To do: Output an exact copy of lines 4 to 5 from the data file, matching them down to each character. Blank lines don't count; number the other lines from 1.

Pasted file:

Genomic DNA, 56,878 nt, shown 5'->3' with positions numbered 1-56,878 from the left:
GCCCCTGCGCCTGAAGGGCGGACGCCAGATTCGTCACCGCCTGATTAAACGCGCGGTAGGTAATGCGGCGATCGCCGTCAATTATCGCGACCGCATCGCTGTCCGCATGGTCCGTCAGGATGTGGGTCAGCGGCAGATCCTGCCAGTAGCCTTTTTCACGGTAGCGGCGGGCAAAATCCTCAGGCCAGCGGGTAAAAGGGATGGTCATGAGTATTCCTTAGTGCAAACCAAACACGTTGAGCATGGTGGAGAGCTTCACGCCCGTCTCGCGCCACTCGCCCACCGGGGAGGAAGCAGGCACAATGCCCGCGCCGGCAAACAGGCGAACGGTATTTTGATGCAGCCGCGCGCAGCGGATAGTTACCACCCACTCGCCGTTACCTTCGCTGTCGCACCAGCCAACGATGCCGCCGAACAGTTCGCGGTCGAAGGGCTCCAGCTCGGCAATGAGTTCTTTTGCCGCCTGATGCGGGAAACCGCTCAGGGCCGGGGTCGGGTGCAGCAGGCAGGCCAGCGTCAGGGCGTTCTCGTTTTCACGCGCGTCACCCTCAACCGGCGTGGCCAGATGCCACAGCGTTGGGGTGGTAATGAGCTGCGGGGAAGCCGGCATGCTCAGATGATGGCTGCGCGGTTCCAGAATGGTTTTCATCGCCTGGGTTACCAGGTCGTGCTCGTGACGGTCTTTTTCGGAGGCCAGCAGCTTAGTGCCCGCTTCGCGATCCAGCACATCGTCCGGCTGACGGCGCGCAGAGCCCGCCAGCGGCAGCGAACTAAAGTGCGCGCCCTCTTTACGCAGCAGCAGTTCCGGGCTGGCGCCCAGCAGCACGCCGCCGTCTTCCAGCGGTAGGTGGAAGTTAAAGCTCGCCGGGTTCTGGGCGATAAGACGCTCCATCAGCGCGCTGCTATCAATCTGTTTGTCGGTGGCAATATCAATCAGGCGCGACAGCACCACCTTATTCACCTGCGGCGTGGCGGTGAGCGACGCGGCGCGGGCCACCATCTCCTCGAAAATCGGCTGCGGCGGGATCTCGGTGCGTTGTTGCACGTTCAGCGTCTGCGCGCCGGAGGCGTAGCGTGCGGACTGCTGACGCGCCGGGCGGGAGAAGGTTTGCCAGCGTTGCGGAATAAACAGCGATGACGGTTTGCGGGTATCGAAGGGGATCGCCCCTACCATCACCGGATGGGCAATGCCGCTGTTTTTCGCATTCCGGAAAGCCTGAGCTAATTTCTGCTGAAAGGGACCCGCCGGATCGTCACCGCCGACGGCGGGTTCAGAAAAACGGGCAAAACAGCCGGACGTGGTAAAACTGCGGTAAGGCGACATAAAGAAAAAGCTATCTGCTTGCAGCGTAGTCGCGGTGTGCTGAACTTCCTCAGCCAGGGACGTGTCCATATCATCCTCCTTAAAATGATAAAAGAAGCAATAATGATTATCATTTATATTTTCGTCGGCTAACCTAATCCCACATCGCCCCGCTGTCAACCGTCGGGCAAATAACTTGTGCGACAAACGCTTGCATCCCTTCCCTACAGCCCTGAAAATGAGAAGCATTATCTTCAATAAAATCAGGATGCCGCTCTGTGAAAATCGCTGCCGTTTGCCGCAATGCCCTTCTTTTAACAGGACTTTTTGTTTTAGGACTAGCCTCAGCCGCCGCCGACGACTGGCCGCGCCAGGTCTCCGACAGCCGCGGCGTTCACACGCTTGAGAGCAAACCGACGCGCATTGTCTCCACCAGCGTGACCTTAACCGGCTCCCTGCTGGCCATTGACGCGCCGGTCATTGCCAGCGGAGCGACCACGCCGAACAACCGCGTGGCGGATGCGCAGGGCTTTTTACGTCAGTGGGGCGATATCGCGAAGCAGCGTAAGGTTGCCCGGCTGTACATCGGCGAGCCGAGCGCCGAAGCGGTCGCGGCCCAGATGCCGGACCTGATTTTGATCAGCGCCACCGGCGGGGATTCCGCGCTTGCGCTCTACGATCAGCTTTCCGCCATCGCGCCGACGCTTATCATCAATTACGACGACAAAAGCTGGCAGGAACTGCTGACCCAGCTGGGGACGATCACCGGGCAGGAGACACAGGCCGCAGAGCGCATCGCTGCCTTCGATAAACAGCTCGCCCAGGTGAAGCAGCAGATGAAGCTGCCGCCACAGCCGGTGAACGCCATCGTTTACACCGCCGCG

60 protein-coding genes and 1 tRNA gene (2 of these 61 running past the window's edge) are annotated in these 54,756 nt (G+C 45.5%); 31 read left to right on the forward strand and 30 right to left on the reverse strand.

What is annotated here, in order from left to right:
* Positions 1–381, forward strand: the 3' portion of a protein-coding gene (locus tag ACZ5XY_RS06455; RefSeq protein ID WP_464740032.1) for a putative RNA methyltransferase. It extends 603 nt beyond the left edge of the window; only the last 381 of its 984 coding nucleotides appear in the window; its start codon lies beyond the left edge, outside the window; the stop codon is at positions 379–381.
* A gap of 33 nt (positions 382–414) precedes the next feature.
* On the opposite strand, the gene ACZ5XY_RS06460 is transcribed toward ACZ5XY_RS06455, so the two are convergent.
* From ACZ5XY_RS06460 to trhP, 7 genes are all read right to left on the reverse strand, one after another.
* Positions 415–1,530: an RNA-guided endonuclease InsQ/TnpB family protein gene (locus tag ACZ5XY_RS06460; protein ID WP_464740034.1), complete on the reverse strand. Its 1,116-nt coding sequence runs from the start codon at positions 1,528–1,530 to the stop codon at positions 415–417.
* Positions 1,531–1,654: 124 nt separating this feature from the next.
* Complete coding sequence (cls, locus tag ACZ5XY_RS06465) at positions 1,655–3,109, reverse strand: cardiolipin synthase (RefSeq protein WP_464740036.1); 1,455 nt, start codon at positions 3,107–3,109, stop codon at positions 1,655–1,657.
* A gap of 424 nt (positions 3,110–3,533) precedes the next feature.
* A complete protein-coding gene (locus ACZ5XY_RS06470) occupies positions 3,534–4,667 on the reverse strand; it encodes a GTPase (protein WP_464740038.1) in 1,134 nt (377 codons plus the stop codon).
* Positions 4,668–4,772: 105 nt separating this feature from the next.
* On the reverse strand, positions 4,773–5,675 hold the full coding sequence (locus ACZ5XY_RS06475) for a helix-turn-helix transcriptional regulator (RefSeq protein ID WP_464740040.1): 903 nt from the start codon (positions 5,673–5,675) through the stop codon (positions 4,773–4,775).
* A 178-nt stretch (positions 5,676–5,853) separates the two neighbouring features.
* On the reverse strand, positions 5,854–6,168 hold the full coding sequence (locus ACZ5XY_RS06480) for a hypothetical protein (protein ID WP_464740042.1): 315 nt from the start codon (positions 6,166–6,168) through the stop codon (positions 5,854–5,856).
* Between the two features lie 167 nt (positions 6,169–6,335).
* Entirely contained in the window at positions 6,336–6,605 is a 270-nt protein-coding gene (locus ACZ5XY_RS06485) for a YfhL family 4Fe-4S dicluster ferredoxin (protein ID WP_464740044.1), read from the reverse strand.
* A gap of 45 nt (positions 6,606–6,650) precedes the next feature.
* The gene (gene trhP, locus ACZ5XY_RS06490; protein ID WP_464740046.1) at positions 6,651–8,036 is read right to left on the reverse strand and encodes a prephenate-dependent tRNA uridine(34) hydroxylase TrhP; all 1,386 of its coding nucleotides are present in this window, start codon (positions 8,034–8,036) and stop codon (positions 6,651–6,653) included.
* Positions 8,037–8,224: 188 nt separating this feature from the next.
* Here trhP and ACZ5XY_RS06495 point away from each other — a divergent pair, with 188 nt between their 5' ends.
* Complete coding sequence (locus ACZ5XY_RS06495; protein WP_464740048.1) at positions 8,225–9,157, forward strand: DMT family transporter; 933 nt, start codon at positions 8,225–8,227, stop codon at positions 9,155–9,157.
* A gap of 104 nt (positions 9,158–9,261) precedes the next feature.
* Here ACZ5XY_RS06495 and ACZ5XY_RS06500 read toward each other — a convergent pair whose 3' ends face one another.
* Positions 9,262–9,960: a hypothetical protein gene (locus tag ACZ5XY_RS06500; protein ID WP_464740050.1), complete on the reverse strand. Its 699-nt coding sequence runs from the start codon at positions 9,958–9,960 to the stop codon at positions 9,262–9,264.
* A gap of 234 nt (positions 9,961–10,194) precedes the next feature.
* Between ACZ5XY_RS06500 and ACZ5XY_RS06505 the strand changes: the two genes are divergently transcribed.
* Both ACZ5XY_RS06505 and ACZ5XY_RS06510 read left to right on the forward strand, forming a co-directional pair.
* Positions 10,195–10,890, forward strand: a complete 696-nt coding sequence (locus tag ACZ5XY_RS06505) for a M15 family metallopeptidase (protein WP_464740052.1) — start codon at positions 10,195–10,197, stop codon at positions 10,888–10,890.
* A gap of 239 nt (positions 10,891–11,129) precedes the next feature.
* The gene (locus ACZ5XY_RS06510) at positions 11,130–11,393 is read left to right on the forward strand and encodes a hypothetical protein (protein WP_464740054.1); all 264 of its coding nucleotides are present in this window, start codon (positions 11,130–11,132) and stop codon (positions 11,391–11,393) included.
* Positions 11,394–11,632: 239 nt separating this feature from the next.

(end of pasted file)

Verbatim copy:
What is annotated here, in order from left to right:
* Positions 1–381, forward strand: the 3' portion of a protein-coding gene (locus tag ACZ5XY_RS06455; RefSeq protein ID WP_464740032.1) for a putative RNA methyltransferase. It extends 603 nt beyond the left edge of the window; only the last 381 of its 984 coding nucleotides appear in the window; its start codon lies beyond the left edge, outside the window; the stop codon is at positions 379–381.